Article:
Abstract: The Female Athlete Triad is a medical condition often observed in physically active girls and women, and involves 3 components: (1) low energy availability with or without disordered eating, (2) menstrual dysfunction, and (3) low bone mineral density. Female athletes often present with 1 or more of the 3 Triad components, and an early intervention is essential to prevent its progression to serious endpoints that include clinical eating disorders, amenorrhea, and osteoporosis. This consensus statement represents a set of recommendations developed following the first (San Francisco, California) and second (Indianapolis, Indianna) International Symposia on the Female Athlete Triad. It is intended to provide clinical guidelines for physicians, athletic trainers, and other health care providers for the screening, diagnosis, and treatment of the Female Athlete Triad and to provide clear recommendations for return to play. The 2014 Female Athlete Triad Coalition Consensus Statement on Treatment and Return to Play of the Female Athlete Triad Expert Panel has proposed a risk stratification point system that takes into account magnitude of risk to assist the physician in decision-making regarding sport participation, clearance, and return to play. Guidelines are offered for clearance categories, management by a multidisciplinary team, and implementation of treatment contracts. This consensus paper has been endorsed by The Female Athlete Triad Coalition, an International Consortium of leading Triad researchers, physicians, and other health care professionals, the American College of Sports Medicine, the American Medical Society for Sports Medicine, and the American Bone Health Alliance.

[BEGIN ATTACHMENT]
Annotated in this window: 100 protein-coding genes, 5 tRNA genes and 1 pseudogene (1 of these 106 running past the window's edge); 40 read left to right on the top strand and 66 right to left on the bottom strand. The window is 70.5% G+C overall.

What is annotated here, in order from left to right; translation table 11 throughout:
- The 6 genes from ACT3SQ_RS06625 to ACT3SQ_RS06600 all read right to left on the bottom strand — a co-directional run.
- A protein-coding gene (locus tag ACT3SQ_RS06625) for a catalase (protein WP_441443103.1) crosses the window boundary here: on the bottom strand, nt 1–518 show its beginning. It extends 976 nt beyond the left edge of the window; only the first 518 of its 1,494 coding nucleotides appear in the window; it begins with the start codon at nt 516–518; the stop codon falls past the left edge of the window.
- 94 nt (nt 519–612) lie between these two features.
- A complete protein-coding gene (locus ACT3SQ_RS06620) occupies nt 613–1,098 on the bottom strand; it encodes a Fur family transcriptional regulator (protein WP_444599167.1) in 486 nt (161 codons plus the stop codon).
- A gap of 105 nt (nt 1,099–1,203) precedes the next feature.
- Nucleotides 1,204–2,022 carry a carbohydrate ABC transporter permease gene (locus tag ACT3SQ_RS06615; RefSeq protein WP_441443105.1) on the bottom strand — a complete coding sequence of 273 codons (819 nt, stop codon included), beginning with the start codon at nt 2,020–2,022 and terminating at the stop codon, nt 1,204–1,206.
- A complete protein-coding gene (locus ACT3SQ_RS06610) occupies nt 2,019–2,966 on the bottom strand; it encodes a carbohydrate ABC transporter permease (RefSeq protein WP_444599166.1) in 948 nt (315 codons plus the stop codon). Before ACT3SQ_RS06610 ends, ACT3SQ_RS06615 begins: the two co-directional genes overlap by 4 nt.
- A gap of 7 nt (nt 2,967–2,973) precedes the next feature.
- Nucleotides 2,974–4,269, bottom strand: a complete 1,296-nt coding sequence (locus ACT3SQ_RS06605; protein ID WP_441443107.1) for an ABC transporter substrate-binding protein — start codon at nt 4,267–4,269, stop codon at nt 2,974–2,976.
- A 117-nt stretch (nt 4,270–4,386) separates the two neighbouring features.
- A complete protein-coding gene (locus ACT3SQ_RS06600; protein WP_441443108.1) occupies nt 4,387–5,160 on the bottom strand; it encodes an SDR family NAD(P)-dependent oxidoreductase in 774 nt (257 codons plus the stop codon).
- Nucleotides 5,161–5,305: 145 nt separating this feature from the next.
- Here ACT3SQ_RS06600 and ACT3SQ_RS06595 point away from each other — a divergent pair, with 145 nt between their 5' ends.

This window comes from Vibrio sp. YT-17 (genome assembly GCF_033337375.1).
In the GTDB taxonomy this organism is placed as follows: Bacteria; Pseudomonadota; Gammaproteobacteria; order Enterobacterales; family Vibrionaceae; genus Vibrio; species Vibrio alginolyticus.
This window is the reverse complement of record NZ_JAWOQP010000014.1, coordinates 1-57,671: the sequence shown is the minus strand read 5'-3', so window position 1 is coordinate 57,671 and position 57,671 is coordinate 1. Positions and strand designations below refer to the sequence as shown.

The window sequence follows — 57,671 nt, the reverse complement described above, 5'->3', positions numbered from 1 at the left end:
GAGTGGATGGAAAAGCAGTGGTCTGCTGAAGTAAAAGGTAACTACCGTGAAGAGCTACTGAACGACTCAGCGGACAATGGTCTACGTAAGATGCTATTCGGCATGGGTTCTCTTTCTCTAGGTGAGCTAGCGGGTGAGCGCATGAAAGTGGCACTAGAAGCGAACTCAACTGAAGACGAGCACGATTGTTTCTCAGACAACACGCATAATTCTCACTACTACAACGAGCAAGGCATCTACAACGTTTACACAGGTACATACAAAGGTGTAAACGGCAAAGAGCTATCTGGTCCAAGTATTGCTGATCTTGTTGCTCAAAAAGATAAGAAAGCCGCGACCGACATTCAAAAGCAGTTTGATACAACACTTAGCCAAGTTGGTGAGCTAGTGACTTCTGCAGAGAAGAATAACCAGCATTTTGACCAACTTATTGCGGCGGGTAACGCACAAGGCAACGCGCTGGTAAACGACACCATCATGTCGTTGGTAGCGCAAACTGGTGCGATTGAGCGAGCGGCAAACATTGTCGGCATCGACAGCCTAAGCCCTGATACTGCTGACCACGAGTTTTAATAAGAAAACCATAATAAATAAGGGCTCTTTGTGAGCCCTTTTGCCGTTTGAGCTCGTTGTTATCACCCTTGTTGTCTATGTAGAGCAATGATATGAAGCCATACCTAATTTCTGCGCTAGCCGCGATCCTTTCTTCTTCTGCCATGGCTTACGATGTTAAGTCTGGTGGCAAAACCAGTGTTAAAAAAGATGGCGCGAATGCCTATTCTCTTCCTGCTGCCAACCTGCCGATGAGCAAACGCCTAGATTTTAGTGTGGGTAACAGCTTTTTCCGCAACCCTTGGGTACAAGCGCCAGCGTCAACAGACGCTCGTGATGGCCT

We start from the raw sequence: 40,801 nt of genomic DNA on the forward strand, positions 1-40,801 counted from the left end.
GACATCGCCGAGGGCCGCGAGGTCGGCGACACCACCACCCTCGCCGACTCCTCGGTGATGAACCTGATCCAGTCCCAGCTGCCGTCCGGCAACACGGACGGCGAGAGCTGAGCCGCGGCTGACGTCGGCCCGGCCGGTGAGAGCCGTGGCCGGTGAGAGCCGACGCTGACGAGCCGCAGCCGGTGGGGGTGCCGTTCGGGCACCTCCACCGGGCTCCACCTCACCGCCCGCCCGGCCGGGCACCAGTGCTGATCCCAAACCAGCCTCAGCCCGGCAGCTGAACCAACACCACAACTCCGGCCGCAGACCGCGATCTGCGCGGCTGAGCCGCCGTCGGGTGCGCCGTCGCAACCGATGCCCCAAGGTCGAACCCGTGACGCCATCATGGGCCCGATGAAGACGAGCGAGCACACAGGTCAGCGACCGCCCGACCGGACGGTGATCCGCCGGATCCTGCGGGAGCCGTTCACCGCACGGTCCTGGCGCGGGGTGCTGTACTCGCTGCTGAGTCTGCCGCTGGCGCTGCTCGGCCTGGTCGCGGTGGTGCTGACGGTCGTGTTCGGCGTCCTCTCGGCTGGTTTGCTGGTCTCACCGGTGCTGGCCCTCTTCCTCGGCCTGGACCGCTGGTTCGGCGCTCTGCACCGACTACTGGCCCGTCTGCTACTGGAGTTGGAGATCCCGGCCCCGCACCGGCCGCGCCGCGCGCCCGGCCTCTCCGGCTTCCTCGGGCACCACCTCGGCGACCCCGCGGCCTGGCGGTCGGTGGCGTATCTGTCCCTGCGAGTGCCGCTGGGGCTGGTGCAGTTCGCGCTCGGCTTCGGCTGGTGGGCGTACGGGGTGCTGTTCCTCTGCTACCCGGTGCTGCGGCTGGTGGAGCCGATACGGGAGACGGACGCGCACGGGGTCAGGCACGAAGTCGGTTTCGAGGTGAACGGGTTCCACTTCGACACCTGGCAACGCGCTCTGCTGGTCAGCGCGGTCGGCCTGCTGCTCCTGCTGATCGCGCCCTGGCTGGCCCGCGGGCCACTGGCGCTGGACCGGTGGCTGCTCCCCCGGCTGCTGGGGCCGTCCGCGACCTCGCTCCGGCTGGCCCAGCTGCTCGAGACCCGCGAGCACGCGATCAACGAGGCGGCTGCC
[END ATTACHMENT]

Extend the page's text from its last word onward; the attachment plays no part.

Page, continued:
*Penn State University, Department of Kinesiology, University Park, Pennsylvania;
†University of California Los Angeles, Los Angeles, California;
‡Intermountain Healthcare, Salt Lake City, Utah;
§Harvard Medical School, Boston, Massachusetts;
¶University of Waterloo, Waterloo, Ontario, Canada;
‖University of Toronto, Toronto, Ontario, Canada;
**Hospital for Special Surgery, New York, New York;
††Stanford University, Stanford, California.
Corresponding Author: Mary Jane De Souza, PhD, FACSM, Women's Health and Exercise Laboratory, 104 Noll Laboratory, Department of Kinesiology, Penn State University, University Park, PA 16802 (email@example.com).
Expert Panel: In addition to the authors above, the Expert Panel members were Michelle Barrack, PhD, RD, California State University Northridge, Northridge, California; Louise Burke, PhD, Australian Institute of Sport, Australia; Barbara Drinkwater, PhD, FACSM, Washington; Connie Lebrun, MD, University of Alberta, Edmonton, Alberta, Canada; Anne B. Loucks, PhD, Ohio University, Athens, Ohio; Margo Mountjoy, MD, McMaster University, Guelph, Ontario, Canada; Jeanne Nichols, PhD, San Diego State University, San Diego, California; Jorunn Sungot Borgen, PhD, Norwegian School of Sport Sciences, Oslo, Norway.
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The authors report no conflicts of interest.
Received December 09, 2013
Accepted December 31, 2013